Anderson real estate agents Joey and Nancy Brown said they were "elated" with Republican Donald Trump's victory in the presidential election.
"We prayed that he would win," said Joey Brown as he ate lunch with his wife Wednesday at Mama Penn's Restaurant on North Main Street in Anderson.
"I like his policy on illegal immigration," he said.
Brown expressed hope that Trump will follow through on his pledge to build a wall on the Mexican border to "stop illegal immigrants coming in from Syria."
Brown said he and his wife met Trump after the Manhattan real estate tycoon had a rally in Anderson. They also attended his rally in Spartanburg after he won the South Carolina GOP presidential primary in February. And the couple traveled to New York City last Christmas to visit Trump Tower.
"He needs to undo and redo everything that Obama has done," Brown said.
Belton residents Dale Driver and his wife Lisa were sitting at another table in Mama Penn's with their son and another couple.
"We're all happy at this table," said Lisa Driver, adding that she "stayed up all night" watching election results.
Dale Driver said Trump needs to repeal Obama's signature health-care law so "people can afford health care." He also wants to see government funding cut off for Planned Parenthood.
The outcome of the election came as no surprise to Driver, who said he "didn't trust the polls" showing Democrat Hillary Clinton was the front-runner.
"I thought all along that Trump was going to win," he said.
Trump received 70 percent of the votes Tuesday in Anderson County, where a record number of ballots were cast. Trump did even better in neighboring Oconee County, where he received 72 percent of the votes, and in Pickens County, where he received 74 percent of the votes. Throughout South Carolina, Trump got 55 percent of the votes, compared to 41 percent for Clinton.
Although Trump won enough states to surpass the threshold of 270 Electoral College votes needed to win the election, Clinton held a narrow lead in the overall popular vote.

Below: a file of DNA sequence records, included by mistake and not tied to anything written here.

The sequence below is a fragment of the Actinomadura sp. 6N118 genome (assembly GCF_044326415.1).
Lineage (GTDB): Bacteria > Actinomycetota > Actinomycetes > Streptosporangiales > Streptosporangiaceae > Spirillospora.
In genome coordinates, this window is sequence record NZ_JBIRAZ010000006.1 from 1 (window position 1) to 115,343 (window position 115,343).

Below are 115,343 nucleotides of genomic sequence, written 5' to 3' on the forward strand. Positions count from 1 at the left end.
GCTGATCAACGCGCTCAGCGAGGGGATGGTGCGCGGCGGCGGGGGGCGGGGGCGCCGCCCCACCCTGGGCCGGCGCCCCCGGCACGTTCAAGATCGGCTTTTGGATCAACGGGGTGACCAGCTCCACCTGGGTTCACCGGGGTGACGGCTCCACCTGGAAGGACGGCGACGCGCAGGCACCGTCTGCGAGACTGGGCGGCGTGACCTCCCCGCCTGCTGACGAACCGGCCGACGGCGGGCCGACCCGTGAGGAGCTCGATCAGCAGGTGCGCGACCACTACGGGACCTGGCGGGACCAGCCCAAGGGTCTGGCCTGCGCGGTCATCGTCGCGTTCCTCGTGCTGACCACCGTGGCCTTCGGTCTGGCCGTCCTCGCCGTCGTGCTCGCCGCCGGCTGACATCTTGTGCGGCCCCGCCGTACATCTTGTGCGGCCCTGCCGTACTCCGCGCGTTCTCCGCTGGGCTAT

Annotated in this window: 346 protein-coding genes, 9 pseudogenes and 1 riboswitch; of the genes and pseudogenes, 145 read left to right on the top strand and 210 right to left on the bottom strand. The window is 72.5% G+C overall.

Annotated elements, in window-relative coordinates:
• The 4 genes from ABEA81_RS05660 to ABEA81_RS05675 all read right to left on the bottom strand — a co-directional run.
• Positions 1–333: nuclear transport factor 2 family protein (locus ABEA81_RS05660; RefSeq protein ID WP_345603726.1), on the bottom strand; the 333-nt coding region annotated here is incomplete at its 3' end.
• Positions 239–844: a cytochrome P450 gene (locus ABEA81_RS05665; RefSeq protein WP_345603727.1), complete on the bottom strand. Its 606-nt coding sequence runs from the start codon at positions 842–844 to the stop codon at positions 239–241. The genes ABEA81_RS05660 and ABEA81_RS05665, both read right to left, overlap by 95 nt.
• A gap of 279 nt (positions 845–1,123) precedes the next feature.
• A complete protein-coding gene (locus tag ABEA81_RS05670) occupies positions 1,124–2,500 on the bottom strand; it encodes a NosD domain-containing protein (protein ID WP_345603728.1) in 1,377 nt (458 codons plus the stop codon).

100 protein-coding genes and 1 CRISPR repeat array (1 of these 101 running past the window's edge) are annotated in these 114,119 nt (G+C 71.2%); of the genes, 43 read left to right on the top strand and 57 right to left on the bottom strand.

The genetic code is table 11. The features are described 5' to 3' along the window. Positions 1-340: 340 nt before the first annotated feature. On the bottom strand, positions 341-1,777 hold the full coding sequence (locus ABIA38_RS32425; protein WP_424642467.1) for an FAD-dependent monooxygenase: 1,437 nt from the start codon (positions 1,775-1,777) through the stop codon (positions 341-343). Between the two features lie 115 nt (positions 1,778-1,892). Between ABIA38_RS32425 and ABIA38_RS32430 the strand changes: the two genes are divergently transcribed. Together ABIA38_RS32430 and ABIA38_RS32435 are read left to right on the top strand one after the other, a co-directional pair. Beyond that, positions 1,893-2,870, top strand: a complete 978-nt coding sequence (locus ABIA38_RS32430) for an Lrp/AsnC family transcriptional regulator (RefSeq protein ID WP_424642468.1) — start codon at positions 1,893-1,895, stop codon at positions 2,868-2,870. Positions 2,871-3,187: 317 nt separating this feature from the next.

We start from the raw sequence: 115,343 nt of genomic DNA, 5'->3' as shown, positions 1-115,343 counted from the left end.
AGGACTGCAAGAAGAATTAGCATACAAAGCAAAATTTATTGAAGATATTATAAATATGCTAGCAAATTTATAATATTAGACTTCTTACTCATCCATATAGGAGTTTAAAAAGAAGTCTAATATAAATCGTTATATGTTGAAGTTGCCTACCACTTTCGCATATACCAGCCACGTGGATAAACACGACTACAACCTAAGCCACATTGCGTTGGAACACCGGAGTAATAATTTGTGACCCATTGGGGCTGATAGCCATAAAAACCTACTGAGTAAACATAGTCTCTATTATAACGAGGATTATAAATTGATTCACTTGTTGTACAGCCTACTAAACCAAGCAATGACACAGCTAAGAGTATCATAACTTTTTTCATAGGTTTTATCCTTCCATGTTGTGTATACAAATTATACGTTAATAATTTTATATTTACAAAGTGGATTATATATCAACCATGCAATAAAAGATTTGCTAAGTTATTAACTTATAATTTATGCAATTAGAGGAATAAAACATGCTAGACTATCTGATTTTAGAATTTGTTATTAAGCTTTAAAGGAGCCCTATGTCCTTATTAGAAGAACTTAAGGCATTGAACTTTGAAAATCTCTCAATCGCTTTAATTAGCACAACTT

As he left Mama Penn's, Jack Martin said he voted for Trump because he didn't trust Clinton.
"I would like for the economy to come back up," said Martin, who lives in Hartwell, Georgia.
In the parking lot outside the restaurant, Susan King and her daughter, Megan Tripamer, shared starkly different views about Tuesday's election.
King said she voted for Trump because she felt that "Hillary is fundamentally corrupt."
"I think he will surround himself with people who have experience," she said.
Holding the hand of her 3-year-old son Gabriel, Tripamer said she is worried about the nation's future with Trump as president.
"I think the Electoral College is messed up. It should go by the popular vote," she said. "I don't think it's fair."
Clemson University Professor David Woodard said he didn’t get any money this year to do his customary Palmetto Poll ahead of the general election because of the dearth of competitive state races and the overwhelming consensus that Hillary Clinton would lose South Carolina and win the general election.
The longtime academic and author said he and most of his students were gobsmacked by the result of Tuesday's election.
“I’m just astonished,” Woodard chuckled. “I lived through 1964 with Barry Goldwater, and 1980 with Ronald Reagan when he surged in the last month, but this is just the most astonishing night I’ve ever had. … I wasn’t prepared for it, and neither were my students.”
He was still trying to get his head around the result Wednesday morning.
“There were two unpopular candidates, but it turned out that Hillary was unpopular in a way that we didn’t recognize,” said Woodard, who has taught political science at Clemson since 1983. “I think there’s a deep aversion to her and government as usual. I think people looked at Trump and said, ‘How much worse can he be?’”
President Barack Obama’s national popularity ratings are high now, but there is deep opposition to him in the Rust Belt states that flipped the electoral map to Trump on Tuesday, according to Woodard. South Carolina is deeply conservative politically and has a growing manufacturing sector.
“You wouldn’t sense that down here, but in a state like Wisconsin or Pennsylvania or Michigan, his unpopularity would have made a big difference,” Woodard said.
Barry Allen, a 23-year-old Anderson University graduate student, discussed his dissatisfaction with the election Wednesday while sitting outside the Starbucks on East Greenville Street in Anderson.
Allen said it "broke my heart" that Trump and Clinton beat out better candidates to win the nominations of their respective parties.
He said he decided not to vote Tuesday because Trump and Clinton each had "extreme character flaws."
Allen said the lesson he learned from the election is that the evangelical voters who supported Trump "don't know Jesus as well as they thought they did."
He said the election is going to leave both the nation and America's faith community "extremely divided."
"We need to exercise grace and mercy, and I don't think that this election is going to facilitate that," Allen said.
Independent Mail reporter Michael Eads contributed to this report.